5 On Your Side News reports
Tyler Hannegan says the tax levy could cost the cannabis industry as much as $36 million, but it’s the consumers who will feel the squeeze of a cost increase.
FLORISSANT, Mo. — The Missouri Department of Revenue and St. Louis County are the targets of a recent lawsuit that alleges tax levies on marijuana are violating the state constitution by allowing municipalities to double tax consumers, raising the cost of cannabis across the state.
At Feel State Dispensary in Florissant, sales have been sky-high since the Show Me State legalized recreational marijuana.
“Business has been amazing,” said Tyler Hannegan, owner of Robust Cannabis. “We’ve seen widespread customer accumulation from all the region really. Not just Missouri. It’s been phenomenal serving a lot more.”
However, the most common question they’re getting isn’t about the cannabis but a recent cost increase.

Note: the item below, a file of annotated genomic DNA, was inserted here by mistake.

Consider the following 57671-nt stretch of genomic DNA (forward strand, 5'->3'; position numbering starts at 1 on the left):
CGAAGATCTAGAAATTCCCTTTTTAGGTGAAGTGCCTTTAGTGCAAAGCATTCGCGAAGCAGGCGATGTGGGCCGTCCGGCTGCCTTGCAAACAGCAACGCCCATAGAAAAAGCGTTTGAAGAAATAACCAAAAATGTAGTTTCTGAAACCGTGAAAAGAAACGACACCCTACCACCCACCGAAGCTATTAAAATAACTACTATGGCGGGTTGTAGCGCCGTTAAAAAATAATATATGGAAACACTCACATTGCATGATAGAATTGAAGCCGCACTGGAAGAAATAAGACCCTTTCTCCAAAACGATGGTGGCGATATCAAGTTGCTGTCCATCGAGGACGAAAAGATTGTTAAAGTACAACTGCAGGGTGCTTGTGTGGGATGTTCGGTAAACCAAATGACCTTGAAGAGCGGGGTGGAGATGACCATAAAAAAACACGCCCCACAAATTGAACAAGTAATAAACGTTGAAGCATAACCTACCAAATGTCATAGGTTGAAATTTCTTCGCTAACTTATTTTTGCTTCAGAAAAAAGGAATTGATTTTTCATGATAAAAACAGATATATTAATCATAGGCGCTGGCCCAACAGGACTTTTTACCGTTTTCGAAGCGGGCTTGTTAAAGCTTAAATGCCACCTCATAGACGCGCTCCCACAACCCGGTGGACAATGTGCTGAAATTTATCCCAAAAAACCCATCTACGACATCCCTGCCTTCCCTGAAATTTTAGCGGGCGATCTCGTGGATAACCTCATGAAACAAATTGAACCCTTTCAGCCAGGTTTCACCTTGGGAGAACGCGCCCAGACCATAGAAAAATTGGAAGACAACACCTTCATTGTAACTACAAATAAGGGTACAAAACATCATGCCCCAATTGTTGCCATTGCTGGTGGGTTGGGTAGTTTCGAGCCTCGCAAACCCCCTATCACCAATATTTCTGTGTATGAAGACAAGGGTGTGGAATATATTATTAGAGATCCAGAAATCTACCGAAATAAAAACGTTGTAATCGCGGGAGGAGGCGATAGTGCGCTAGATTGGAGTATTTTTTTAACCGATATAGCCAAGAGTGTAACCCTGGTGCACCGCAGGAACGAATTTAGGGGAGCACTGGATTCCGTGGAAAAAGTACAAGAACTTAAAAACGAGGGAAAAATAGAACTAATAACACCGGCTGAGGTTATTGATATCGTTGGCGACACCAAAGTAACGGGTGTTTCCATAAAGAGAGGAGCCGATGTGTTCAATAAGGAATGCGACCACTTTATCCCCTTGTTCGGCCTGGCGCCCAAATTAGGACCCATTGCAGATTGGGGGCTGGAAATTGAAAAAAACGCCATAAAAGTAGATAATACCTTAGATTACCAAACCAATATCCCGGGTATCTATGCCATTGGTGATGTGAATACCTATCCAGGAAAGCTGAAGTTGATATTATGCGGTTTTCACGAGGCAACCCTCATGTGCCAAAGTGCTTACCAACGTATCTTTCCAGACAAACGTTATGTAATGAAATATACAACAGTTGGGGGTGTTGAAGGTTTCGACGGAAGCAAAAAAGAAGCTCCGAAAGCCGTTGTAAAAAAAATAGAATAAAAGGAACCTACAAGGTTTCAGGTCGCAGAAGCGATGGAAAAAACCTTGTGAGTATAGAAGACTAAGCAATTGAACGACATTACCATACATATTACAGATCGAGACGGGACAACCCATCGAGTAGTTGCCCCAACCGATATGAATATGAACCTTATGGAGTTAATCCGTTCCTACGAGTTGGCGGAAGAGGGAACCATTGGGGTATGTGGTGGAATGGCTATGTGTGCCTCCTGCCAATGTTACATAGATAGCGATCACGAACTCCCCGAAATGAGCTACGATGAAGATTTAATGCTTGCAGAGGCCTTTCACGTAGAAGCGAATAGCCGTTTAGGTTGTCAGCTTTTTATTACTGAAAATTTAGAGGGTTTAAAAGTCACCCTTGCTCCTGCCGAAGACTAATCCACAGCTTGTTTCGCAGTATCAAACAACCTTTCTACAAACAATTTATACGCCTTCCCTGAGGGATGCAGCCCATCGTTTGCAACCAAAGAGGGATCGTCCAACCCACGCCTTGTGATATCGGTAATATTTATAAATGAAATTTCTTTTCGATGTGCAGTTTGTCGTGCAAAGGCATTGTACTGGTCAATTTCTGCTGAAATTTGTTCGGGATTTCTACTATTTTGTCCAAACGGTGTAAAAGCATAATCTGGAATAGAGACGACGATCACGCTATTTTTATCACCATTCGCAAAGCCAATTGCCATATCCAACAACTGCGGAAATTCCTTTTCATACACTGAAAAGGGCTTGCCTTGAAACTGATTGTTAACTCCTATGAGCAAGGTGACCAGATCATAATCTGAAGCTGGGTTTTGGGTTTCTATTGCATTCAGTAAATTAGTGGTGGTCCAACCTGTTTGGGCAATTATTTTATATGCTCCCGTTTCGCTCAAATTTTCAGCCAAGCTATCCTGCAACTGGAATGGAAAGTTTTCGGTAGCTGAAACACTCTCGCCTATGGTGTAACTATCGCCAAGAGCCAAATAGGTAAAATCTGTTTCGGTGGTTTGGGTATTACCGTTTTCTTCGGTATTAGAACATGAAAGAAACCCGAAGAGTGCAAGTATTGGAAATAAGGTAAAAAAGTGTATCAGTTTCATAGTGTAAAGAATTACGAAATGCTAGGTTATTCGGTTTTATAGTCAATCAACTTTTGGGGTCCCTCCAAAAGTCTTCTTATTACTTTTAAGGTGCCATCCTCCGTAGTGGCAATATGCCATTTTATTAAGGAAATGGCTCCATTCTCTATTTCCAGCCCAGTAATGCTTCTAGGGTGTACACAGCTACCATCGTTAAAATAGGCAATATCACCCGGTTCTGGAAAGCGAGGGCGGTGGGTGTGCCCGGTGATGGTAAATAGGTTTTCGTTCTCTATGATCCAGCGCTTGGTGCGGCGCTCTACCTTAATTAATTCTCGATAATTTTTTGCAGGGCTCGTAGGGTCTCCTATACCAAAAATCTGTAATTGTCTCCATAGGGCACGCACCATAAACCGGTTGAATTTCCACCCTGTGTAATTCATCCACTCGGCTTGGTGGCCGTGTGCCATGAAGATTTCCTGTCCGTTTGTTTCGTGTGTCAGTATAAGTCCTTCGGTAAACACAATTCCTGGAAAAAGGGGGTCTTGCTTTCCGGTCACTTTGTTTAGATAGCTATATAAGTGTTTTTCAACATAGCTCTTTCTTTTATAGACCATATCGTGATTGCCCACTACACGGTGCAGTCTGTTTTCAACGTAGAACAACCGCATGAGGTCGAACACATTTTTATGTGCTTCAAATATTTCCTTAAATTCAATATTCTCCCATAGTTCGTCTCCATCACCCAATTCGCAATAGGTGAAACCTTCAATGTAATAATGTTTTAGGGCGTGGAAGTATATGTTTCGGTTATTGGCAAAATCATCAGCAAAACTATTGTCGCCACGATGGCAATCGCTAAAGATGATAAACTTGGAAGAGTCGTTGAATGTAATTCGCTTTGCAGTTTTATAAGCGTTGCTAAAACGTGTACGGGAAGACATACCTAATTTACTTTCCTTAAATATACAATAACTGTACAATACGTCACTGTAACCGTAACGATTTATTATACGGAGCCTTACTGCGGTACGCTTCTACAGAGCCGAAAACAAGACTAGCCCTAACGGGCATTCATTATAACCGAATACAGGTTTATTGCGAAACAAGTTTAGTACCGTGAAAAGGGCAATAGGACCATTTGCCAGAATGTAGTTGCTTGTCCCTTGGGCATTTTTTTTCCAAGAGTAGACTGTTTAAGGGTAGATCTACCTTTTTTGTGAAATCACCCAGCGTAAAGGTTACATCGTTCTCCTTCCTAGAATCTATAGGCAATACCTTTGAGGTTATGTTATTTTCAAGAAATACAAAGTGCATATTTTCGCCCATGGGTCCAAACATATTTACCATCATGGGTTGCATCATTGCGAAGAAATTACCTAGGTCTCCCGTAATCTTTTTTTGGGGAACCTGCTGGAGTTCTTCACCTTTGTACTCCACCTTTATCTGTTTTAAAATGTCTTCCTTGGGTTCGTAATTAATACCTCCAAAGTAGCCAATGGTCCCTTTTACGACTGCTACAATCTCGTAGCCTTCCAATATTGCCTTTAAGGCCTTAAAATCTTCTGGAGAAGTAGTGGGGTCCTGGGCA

“In Florissant, there was a 3% tax that was voted upon from all the local citizens,” said Hannegan. “On top of that St. Louis Co. came in and they’re attempting to add an additional 3% unlawfully on top of that.”
That’s why Robust Cannabis owner Tyler Hannegan recently filed suit against the Missouri Department of Revenue and St. Louis County to try and stop what’s known as tax stacking.
“We just feel that it’s really encroaching on the constitutional amendment and not really living up to the standards that have been set forth that have been voted upon by the residents of Missouri,” Hannegan said.
Hannegan said the law could cost the Cannabis industry as much as $36 million in sales, but it’s the consumers who will feel the squeeze of a cost increase.
“Depending on the volume of the dispensary you’re going to see somewhere in the ballpark of $400,000 to $1 million that’s going to cost the customers per store,” Hannegan said.
Both St. Louis County and the Missouri Department of Revenue declined to comment due to pending litigation, which Hannegan hopes will be quickly clarified by a judge.
“I just think it’s a little bit of an oversight and it’s a little bit more of let’s shoot first and ask questions later,” Hannegan said. “I don’t think it was brought into very fairly for us to impose and now we have to go this route to try and defend our customers on our behalf.”
It’s worth noting that even if a judge upholds the tax levy Missouri marijuana users are still paying less than half the tax that their counterparts across the river in Illinois currently pay.